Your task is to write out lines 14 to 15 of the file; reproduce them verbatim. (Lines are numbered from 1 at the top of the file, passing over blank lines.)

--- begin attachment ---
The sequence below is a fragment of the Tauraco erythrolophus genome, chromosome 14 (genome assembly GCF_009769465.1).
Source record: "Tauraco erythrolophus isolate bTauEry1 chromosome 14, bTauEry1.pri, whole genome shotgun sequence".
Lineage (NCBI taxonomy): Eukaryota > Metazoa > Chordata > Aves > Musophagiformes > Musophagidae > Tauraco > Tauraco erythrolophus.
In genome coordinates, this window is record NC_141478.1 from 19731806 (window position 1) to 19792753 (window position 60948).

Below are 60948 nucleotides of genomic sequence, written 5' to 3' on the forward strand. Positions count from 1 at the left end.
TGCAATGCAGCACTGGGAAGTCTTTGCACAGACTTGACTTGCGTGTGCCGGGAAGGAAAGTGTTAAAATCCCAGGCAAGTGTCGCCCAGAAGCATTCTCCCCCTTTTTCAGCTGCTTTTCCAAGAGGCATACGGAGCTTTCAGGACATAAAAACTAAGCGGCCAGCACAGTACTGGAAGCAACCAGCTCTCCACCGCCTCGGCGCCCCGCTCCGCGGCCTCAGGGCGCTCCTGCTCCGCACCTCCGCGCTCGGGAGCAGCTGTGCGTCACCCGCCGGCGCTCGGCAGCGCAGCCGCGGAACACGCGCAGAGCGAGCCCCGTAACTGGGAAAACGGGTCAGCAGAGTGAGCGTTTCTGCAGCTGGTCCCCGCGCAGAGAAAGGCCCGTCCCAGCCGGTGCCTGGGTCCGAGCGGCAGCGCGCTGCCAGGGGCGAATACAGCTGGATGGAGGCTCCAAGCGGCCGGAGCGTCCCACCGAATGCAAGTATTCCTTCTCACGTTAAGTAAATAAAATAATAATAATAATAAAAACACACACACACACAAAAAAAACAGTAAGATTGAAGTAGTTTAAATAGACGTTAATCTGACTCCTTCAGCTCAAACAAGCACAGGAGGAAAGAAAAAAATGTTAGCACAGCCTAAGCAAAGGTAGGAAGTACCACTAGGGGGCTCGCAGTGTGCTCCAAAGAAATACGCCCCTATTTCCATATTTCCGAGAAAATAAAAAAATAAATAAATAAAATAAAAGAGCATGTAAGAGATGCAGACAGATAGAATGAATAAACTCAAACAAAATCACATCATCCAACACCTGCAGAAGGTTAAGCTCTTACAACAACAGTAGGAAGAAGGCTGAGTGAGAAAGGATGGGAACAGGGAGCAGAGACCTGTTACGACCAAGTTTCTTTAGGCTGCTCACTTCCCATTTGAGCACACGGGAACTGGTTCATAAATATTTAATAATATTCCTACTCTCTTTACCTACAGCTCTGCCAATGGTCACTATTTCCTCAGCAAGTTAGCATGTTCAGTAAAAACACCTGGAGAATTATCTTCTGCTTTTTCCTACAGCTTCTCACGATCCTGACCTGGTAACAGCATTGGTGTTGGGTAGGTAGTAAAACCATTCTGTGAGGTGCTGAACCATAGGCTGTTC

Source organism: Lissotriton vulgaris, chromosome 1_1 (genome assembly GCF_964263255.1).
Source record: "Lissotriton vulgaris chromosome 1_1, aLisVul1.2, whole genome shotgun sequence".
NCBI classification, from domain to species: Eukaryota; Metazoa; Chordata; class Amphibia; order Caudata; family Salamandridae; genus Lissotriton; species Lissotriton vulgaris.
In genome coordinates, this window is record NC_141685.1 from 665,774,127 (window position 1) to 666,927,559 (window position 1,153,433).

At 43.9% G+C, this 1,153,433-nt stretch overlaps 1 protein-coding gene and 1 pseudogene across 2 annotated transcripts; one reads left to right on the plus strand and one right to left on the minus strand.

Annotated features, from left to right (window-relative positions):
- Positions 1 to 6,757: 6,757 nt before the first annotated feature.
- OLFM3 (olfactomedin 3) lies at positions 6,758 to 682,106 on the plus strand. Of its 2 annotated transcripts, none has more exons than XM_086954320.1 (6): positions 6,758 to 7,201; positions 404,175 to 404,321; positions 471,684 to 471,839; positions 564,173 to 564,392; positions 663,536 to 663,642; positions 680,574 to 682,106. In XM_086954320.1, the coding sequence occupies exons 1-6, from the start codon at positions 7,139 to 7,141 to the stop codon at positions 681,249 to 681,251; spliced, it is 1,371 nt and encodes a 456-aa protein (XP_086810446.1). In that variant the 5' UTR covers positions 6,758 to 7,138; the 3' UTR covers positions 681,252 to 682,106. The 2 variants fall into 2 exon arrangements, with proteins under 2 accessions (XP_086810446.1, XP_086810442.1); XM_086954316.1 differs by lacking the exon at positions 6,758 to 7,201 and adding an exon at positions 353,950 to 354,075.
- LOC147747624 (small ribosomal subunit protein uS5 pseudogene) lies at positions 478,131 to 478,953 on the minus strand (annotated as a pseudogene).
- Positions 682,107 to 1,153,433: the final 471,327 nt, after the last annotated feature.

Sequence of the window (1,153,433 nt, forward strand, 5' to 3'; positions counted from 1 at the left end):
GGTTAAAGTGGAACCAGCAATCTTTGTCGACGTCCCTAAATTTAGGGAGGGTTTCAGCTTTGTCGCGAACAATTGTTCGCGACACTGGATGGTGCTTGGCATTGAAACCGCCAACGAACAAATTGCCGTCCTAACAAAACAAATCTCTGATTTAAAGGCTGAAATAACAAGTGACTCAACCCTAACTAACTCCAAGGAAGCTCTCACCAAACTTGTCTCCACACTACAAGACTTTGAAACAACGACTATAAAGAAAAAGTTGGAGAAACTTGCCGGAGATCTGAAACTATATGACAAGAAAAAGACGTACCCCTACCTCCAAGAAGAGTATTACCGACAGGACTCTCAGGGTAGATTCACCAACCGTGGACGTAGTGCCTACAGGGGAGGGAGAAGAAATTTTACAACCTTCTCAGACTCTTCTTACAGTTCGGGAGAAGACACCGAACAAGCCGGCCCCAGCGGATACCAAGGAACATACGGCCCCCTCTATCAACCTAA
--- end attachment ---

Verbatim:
- OLFM3 (olfactomedin 3) lies at positions 6,758 to 682,106 on the plus strand. Of its 2 annotated transcripts, none has more exons than XM_086954320.1 (6): positions 6,758 to 7,201; positions 404,175 to 404,321; positions 471,684 to 471,839; positions 564,173 to 564,392; positions 663,536 to 663,642; positions 680,574 to 682,106. In XM_086954320.1, the coding sequence occupies exons 1-6, from the start codon at positions 7,139 to 7,141 to the stop codon at positions 681,249 to 681,251; spliced, it is 1,371 nt and encodes a 456-aa protein (XP_086810446.1). In that variant the 5' UTR covers positions 6,758 to 7,138; the 3' UTR covers positions 681,252 to 682,106. The 2 variants fall into 2 exon arrangements, with proteins under 2 accessions (XP_086810446.1, XP_086810442.1); XM_086954316.1 differs by lacking the exon at positions 6,758 to 7,201 and adding an exon at positions 353,950 to 354,075.
- LOC147747624 (small ribosomal subunit protein uS5 pseudogene) lies at positions 478,131 to 478,953 on the minus strand (annotated as a pseudogene).